"We really have to get this sorted out when you think about the important cultural heritage that has the potential to be damaged," Mass said last week.
Mass, also an adjunct assistant professor of art conservation at the University of Delaware, was speaking not just about the Matisse, which was completed in 1906 and titled Le bonheur de vivre in the original French. Various forms of deterioration have been reported in numerous works from the late 19th and early 20th centuries by such luminaries as Monet, van Gogh, Picasso, and Seurat, as some of the bold new pigments they used have turned out to be unstable.
These pigments, developed during the Industrial Revolution, provided the artists with some of the striking colors that defined their work. Especially important were new forms of yellow, made with cadmium and chromium, said Francesca Casadio, senior conservation scientist at the Art Institute of Chicago.
Whereas the Old Masters were limited to ochers and golds, the new generation of painters wielded yellows that ranged from light primrose greens to warm orangey hues.
"Everything they were doing was about light, and painting outside in the light and being able to capture these colors in the light," Casadio said.
Casadio was not involved with the Matisse study but said she was familiar with it, characterizing it as an extremely complicated bit of detective work.
Mass enlisted the help of Rutgers, Cornell, and Stanford Universities and the University of Delaware. She was joined in her efforts by Barnes scholars Barbara Buckley and Margaret Little.
Mass said the Matisse analysis, funded by the Mellon Foundation, was not conducted because of the impending move of the Barnes collection to Philadelphia. But she said the timing was good because the findings would help the museum arrange proper light and humidity settings for The Joy of Life, which is to have its own special gallery.
The painting is now hung in a stairwell leading to the second floor of the Barnes Foundation's current gallery in Merion, but it is not on public view. The stairwell and second floor were closed in January so conservators could begin preparing for the move.
The first floor of the gallery in Merion remains open until early July. After that, the next time the public can see the collection is May 2012, when the new gallery opens on the Benjamin Franklin Parkway.
The scientific analysis of the Matisse began with a handheld device that measures X-ray fluorescence - a standard technique that provided a quick reading of where cadmium- and chromium-based pigments were located in the painting.
The team then moved on to a tongue-twisting array of more high-tech tools to identify and quantify specific chemical compounds. Among the techniques: infrared spectroscopy, X-ray absorption near-edge spectroscopy and X-ray photoelectron spectroscopy.
The last of those, done at Rutgers with equipment the size of several refrigerators lined in a row, allowed the team to see how the paint surface had changed composition after exposure to light and oxygen, Mass said.
The researchers aimed a narrow X-ray beam at a flake of paint that had been removed from an inconspicuous spot in the painting - a sample smaller than a period on this page.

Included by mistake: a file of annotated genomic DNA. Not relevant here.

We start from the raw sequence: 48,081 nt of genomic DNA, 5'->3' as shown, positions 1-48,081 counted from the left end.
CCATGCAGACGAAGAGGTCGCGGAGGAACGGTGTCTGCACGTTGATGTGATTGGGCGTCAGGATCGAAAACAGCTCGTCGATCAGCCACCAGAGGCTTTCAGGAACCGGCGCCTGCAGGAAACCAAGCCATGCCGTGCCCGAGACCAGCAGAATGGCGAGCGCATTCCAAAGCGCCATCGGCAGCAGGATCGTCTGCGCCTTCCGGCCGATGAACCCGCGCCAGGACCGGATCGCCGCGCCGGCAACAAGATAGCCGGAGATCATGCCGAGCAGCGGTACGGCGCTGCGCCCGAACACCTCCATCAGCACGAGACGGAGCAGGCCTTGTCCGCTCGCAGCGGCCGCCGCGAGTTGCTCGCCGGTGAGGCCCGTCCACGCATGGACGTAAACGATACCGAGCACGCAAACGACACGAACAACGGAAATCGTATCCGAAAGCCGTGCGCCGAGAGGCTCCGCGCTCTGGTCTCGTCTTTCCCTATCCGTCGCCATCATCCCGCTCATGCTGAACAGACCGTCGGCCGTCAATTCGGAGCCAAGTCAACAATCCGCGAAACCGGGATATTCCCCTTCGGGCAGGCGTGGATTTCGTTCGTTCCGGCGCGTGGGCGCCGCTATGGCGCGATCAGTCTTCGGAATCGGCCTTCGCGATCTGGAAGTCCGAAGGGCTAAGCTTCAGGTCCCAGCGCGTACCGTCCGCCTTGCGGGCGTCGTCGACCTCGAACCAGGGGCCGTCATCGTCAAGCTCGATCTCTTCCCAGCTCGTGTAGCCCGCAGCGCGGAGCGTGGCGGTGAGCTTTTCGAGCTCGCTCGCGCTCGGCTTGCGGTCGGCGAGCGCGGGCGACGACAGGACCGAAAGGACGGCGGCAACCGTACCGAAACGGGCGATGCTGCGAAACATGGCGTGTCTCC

The X-ray beam caused the flake to emit electrons of various kinetic energies, which the scholars measured to determine the compounds present, said Rutgers physicists Robert Bartynski and Sylvie Rangan.
But the process reveals the composition of only the merest surface of a substance, so Mass had to turn the paint flake sideways to measure how its profile changed between the outermost, exposed layer and the part that had been near the canvas.
For example, one of the yellows Matisse used was made from cadmium sulfide but has gradually converted to cadmium sulfate and cadmium carbonate, which are more whitish in color, Mass said.
"We can actually see the cadmium carbonate growing in at the surface," Mass said. "The amount of cadmium sulfide, which is yellow, is getting smaller and smaller over time."
During the 19th century, the quality of cadmium yellow varied from batch to batch because of imperfect manufacturing processes at the time, she said. A smaller, postcard-size version of The Joy of Life, also owned by the Barnes, contains the same pigment but shows no signs of degradation, Mass said.
Elsewhere in the big version of the painting, different shades of yellow have either darkened or begun to flake off - processes the team is still studying. The Barnes already has used a polymer solution to adhere the flaking paint back in place, Mass said, praising the museum for its efforts since the problems were first identified in the 1990s.
Much of the painting's color scheme remains unchanged, including a chromium-based lemon yellow near a circle of dancers.
Once the painting is in its own gallery in Philadelphia, the museum may use lights of a specific wavelength to minimize further oxidation, she said.
In the future, some chemical treatments might be considered to reverse the color changes, but that would be considered an invasive treatment and would be undertaken only with extreme care, she said.
It is of the utmost cultural importance to maintain the work for posterity, she said, and not just for everyday museumgoers. In recent years, she said, even some art scholars have been led astray in their written commentaries, failing to realize that some of the bold, original colors have been lost.
"I think Matisse is not getting a fair deal at the moment," Mass said. "What art historians are looking at is not his original vision."
Contact staff writer Tom Avril at 215-854-2430 or firstname.lastname@example.org.